Although marijuana prohibition is commonly supposed to have begun with the Marihuana Tax Act of 1937, cannabis had already been outlawed by California in 1913, during the first, Progressive Era wave of anti-narcotics legislation.
The 1913 law received no public notice in the press, but was passed as an obscure technical amendment by the State Board of Pharmacy, which was then leading one of the nation’s earliest and most aggressive anti-narcotics campaigns. Inspired by anti-Chinese sentiment, California was a nationally recognized pioneer in the war on drugs. In 1875, it instituted the first known anti-narcotics law in the U.S., a San Francisco ordinance against opium dens. By 1907, seven years before the US Congress restricted sale of narcotics by enacting the Harrison Act, the Board of Pharmacy had engineered an amendment to California’s poison laws so as to prohibit the sale of opium, morphine and cocaine except by a doctor’s prescription. The Board followed up with an aggressive enforcement campaign, in which it pioneered many of the modern techniques of drug enforcement, including undercover agents and informants, criminalization of users, and anti-paraphernalia laws, climaxed by a series of well-publicized raids on pharmacists and Chinese opium dens.
During this time, cannabis was never an issue, its use as an intoxicant being largely unknown in California. “Marihuana” the Mexican name for the drug, was scarcely heard of before 1910. Instead, it was known as hashish or Indian hemp, an exotic vice of Asiatic foreigners and a handful of bohemians. Although cannabis was grown for hemp in the Central Valley and occasionally used in medicine, California newspapers of the early 1900s are silent on hashish and marijuana. In 1909, the police department of San Francisco reported, “there has been only one case of the use of Indian hemp or hasheesh treated in the Emergency Hospitals in six years, and that was accidental” (presumably an overdose).
Nevertheless, Indian hemp had come to the attention of the narcotics authorities, in particular Hamilton Wright, the chief architect of U.S. narcotics policy, and Henry J. Finger, a prominent member of the California Board of Pharmacy who had been appointed with Wright to the U.S. delegation to the first International Opium Conference at the Hague in 1911.
Wright, a brash and enthusiastic drug prohibitionist, had been pushing to have cannabis included in federal drug legislation. “I would not be at all surprised if, when we get rid of the opium danger, the chloral peril and the other now known drug evils, we shall encounter new ones,” he wrote. “Hasheesh, of which we know very little in this country, will doubtless be adopted by many of the unfortunates if they can get it.”
Finger, a forceful proponent of aggressive enforcement in California, had similar ideas. In a remarkable letter to Wright, dated July 2, 1911, he urged that the Conference take up the cannabis issue:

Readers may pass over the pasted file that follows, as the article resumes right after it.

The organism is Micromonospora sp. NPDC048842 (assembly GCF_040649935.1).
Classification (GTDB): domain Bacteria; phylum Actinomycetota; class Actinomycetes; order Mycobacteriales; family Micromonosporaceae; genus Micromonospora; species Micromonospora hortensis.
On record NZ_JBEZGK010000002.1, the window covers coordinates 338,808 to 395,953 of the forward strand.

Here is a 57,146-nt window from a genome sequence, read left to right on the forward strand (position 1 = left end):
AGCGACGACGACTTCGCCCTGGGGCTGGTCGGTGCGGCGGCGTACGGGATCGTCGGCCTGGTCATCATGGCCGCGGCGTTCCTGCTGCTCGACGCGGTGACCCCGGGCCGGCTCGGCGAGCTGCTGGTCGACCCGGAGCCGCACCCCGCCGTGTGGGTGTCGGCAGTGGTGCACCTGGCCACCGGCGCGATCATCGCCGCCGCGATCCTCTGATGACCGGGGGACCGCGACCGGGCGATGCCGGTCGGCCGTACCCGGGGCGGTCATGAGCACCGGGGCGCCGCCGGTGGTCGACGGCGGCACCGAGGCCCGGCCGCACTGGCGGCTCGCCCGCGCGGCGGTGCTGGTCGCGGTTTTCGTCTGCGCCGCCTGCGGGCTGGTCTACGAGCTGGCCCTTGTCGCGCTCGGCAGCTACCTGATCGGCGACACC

“Within the last year we in California have been getting a large influx of Hindoos and they have in turn started quite a demand for cannabis indica; they are a very undesirable lot and the habit is growing in California very fast…the fear is now that they are initiating our whites into this habit… We were not aware of the extent of this vice at the time our legislature was in session and did not have our laws amended to cover this matter, and now have no legislative session for two years (January, 1913). This matter has been brought to my attention a great number of time[s] in the last two months…it seems to be a real question that now confronts us: can we do anything in the Hague that might assist in curbing this matter?”
The “Hindoos,” actually East Indian immigrant of Sikh religion and Punjabi origin, had become a popular target of anti-immigrant sentiment after several boatloads arrived in San Francisco in 1910. Their arrival sparked an uproar of protest from Asian exclusionists, who pronounced them to be even more unfit for American civilization than the Chinese. Their influx was promptly stanched by immigration authorities, leaving little more than 2,000 in the state, mostly in agricultural areas of the Central Valley. The Hindoos were widely denounced for their outlandish customs, dirty clothes, strange food, suspect morals, and especially their propensity to work for low wages. Aside from Finger, however, no one complained about their use of cannabis. To the contrary, their defenders portrayed them as hard-working and sober. “The taking of drugs as a habit scarcely exists among them,” wrote one observer.
Nonetheless, Finger’s concerns were sympathetically received by Wright, who replied, “You certainly should have your legislature do something in regard to Indian hemp.” Wright’s effort to include cannabis in federal drug legislation would later be foiled by the pharmaceutical industry, which objected to the inclusion of a seemingly innocuous patent medicine ingredient. However, the wheels for prohibition were set in motion in California, where legislation to ban “narcotic preparations of hemp” was introduced in the 1913 legislature.
By this time, another menace had appeared on the horizon: “marihuana” had begun to penetrate north of the border from Mexico, carried by immigrants and soldiers during the revolutionary disorders of 1910 – 1920. Though hardly known to the American public, marihuana or “loco-weed” was noticed by the pharmacy journals, which surmised that it was a relative of Indian hemp or perhaps jimsonweed. In Mexico its use was mainly associated with delinquents and soldiers, lending it a discreditable reputation for madness and violence. With this in mind, the Board duly added “loco-weed” to its 1913 legislation.
SOURCE: California NORML